Friday, May 19, 2006
The dress Jacqueline Duty tried to wear to her Russell High School prom last year was an homage to the Confederate flag. When she was turned away at the door, she turned to Richmond-based attorney Earl-Ray Neal for help.
They filed a suit complaining that she not only was barred from the dance but also was told to stay in her vehicle. Mr. Neal helped defend her free-speech rights, and she eventually reached a settlement with the Russell Independent School District.
Fast forward a year, and African-American students in the Harambi Club at Tates Creek High School in Lexington are barred from wearing graduation sashes with kente cloth designs.
To whom did they turn for help? The very same Earl-Ray Neal.
Senior Kamisha Allen explained. She told the Lexington Herald-Leader that Mr. Neal is "not a lawyer for the Confederate flag," but rather "a lawyer for the First Amendment." He met with the Tates Creek students, counseling them on their rights, and this week principal Sam Meaux made the right decision. Next week the 40 students will wear kente sashes in their graduation procession.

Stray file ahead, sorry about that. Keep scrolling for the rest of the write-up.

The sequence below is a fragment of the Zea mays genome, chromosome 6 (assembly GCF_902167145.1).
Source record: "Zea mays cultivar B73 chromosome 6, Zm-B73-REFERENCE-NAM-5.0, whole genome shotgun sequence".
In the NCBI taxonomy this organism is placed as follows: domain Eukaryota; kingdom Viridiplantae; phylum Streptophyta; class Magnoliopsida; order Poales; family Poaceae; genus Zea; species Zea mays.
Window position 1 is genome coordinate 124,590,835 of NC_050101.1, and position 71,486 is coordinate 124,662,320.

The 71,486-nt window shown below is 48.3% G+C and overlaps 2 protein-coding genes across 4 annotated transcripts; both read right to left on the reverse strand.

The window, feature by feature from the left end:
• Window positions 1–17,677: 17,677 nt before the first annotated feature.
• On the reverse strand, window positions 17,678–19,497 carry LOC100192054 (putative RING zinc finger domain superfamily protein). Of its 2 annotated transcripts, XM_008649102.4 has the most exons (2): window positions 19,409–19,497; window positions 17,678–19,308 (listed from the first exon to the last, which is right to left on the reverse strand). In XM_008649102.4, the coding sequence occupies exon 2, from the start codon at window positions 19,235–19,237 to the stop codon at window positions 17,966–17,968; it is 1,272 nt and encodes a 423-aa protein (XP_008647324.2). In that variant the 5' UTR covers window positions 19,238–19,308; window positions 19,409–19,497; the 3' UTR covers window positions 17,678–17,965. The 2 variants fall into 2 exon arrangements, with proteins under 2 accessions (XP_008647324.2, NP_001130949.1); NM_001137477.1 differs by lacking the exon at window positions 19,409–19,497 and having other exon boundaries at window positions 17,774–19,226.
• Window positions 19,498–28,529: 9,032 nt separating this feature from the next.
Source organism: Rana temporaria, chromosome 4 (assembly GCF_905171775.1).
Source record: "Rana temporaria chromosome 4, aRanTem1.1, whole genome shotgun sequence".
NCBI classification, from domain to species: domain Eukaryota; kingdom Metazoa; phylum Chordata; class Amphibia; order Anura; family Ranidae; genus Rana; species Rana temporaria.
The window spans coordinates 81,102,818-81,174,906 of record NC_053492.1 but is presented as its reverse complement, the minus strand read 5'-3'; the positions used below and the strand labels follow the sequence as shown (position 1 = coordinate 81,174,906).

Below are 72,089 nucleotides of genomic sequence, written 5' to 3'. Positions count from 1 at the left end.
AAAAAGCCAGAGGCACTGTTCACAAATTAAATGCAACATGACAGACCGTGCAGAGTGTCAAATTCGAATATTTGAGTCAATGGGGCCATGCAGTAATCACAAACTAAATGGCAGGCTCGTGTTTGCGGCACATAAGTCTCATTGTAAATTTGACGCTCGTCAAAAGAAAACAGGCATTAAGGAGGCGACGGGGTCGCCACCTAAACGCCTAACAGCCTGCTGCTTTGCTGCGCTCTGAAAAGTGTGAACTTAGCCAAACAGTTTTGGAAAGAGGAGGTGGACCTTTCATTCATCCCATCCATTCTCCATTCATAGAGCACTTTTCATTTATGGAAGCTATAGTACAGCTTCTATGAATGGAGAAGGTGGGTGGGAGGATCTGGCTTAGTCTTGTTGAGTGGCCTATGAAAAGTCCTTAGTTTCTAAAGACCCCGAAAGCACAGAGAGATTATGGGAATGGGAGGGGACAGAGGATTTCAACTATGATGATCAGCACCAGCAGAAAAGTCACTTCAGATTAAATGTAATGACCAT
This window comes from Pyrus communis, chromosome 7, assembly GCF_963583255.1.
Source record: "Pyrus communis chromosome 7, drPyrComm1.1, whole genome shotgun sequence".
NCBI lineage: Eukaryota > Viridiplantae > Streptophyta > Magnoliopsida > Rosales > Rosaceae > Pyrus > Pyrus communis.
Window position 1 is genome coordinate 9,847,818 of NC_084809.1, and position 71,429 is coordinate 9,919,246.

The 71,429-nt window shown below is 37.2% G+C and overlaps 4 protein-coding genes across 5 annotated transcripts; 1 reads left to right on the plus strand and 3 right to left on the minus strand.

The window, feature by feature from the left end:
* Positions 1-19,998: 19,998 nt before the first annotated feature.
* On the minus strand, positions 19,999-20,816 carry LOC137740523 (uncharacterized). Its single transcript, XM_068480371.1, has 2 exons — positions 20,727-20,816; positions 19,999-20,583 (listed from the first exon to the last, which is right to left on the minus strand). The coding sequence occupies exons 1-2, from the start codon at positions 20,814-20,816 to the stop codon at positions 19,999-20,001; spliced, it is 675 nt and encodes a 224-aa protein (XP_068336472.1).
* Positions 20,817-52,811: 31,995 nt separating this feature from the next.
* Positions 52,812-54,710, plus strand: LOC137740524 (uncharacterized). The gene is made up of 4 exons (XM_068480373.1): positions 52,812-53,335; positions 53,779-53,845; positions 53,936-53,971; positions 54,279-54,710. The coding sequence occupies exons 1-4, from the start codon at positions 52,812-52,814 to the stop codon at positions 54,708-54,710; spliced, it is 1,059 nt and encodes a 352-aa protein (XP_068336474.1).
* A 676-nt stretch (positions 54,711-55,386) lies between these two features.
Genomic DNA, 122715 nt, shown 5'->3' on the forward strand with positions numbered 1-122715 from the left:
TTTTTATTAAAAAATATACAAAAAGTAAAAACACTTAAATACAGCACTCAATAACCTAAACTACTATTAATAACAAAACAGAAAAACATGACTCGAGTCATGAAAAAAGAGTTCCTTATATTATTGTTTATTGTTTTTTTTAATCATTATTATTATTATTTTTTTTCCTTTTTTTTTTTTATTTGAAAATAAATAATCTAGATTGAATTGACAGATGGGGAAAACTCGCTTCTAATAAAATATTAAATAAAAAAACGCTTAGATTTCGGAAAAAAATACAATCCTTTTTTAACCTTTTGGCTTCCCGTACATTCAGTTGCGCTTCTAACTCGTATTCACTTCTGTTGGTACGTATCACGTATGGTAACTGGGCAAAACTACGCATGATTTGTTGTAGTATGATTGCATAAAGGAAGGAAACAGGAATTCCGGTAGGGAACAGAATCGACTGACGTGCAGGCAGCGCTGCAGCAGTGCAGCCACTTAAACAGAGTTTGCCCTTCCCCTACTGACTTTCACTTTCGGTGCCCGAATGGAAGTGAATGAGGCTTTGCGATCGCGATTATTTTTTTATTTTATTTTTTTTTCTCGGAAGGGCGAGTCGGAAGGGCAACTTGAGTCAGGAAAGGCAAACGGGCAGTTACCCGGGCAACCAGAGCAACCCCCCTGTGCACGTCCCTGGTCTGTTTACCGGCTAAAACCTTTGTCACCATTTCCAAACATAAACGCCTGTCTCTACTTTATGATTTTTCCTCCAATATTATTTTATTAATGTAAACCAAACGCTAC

What a glorious lesson for everybody: The First Amendment is the First Amendment.
It applies equally to those who would honor their Southern heritage with a prom gown that might disgust some people, and to those who would recognize African-American heritage and culture in a way some might think inappropriate for graduation.
The answer to speech that one may find offensive is more, better speech.